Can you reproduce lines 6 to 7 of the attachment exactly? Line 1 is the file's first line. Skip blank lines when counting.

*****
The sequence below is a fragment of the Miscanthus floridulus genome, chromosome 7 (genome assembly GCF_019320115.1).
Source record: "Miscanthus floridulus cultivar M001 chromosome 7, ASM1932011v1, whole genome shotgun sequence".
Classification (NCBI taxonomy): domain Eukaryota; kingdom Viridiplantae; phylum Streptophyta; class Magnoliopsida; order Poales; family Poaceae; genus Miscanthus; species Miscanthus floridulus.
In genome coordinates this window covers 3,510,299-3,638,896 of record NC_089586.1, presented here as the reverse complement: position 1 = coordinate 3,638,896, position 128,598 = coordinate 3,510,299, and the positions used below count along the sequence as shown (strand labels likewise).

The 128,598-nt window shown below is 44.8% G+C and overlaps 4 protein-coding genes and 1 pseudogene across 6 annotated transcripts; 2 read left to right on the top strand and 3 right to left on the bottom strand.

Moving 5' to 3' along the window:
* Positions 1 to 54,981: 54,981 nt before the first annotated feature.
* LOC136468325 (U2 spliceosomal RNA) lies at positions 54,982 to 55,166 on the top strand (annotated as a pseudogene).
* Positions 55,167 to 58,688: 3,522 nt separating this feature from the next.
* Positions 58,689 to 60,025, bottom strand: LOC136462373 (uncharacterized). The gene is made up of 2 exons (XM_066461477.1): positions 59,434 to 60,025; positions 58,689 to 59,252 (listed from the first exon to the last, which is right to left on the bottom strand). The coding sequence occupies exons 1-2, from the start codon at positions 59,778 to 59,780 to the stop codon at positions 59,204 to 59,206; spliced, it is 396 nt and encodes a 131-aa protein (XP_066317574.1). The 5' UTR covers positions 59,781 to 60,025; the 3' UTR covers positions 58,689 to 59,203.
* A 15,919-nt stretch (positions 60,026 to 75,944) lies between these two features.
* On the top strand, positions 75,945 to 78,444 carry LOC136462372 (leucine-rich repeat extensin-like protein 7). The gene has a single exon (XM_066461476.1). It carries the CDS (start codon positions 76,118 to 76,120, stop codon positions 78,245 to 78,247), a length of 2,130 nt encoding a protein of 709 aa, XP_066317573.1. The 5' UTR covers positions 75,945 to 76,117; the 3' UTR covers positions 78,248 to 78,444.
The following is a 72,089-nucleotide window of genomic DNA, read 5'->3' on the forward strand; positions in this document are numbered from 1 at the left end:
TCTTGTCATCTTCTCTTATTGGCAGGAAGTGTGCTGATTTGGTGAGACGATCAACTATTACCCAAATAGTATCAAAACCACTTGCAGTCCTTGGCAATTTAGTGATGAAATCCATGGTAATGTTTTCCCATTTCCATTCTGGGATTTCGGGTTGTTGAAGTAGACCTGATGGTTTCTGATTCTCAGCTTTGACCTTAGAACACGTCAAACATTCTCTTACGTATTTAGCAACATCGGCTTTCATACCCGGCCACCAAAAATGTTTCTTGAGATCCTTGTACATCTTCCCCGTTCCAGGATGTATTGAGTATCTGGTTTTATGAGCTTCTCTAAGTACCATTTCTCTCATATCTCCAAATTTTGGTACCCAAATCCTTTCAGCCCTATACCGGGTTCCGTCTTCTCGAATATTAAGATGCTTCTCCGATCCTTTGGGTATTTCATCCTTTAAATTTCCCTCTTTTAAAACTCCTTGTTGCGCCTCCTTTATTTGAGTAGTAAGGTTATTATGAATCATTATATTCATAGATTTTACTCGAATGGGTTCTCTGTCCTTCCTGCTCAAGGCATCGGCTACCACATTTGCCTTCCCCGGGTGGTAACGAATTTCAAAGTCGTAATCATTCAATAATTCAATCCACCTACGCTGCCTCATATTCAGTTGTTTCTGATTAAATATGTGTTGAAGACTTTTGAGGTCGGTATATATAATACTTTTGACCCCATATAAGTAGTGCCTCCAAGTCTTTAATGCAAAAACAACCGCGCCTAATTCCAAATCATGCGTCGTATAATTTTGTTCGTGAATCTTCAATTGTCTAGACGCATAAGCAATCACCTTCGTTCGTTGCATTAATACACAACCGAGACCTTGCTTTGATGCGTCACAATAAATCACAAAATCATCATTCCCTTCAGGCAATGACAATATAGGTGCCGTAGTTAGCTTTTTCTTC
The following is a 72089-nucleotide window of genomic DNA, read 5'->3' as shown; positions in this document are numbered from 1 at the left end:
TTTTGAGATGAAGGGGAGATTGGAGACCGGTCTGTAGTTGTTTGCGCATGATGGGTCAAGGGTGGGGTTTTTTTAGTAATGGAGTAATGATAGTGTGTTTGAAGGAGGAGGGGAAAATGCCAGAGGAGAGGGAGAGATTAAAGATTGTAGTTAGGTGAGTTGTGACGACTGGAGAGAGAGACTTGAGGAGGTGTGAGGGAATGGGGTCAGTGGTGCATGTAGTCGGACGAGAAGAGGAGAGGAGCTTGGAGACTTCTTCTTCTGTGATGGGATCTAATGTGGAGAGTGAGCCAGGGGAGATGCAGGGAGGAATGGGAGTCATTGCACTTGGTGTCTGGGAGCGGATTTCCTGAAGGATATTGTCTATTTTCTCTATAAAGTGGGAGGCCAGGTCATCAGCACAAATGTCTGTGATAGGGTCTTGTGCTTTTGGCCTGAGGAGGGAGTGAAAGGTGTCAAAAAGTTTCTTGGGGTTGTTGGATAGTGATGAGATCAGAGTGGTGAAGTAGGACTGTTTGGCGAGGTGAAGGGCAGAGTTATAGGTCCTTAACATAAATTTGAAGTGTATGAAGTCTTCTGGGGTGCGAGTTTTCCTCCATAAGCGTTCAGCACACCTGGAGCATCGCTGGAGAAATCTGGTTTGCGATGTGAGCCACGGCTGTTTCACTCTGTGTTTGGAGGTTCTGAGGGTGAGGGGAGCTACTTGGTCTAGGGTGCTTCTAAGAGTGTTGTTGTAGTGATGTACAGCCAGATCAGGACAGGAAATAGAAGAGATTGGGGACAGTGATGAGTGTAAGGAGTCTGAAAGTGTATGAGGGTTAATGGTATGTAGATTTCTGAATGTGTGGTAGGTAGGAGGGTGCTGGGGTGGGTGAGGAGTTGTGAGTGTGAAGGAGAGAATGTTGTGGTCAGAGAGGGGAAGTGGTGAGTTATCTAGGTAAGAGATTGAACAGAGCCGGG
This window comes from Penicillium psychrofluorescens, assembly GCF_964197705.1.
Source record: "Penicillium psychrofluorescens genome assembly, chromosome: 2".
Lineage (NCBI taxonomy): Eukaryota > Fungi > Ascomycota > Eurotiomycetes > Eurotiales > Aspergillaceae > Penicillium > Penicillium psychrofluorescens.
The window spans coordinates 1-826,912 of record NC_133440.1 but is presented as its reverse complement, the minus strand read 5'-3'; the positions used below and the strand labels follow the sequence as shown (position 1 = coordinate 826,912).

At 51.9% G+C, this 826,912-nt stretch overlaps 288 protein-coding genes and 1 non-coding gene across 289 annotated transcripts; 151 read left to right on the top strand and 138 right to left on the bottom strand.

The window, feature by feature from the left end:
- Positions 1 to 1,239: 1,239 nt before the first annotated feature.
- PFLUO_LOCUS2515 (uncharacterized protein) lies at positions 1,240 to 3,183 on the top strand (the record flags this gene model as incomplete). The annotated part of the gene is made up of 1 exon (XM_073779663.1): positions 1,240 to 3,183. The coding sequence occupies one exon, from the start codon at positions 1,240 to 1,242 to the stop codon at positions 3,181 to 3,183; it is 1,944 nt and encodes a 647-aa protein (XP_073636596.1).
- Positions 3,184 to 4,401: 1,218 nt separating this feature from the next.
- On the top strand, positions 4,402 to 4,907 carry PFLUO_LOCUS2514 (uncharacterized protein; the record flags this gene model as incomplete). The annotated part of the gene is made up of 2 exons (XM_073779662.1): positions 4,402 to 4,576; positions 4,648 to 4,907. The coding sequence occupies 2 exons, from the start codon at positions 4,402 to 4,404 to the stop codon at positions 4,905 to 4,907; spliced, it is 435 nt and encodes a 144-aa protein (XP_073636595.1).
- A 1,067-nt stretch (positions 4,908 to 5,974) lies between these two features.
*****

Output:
Moving 5' to 3' along the window:
* Positions 1 to 54,981: 54,981 nt before the first annotated feature.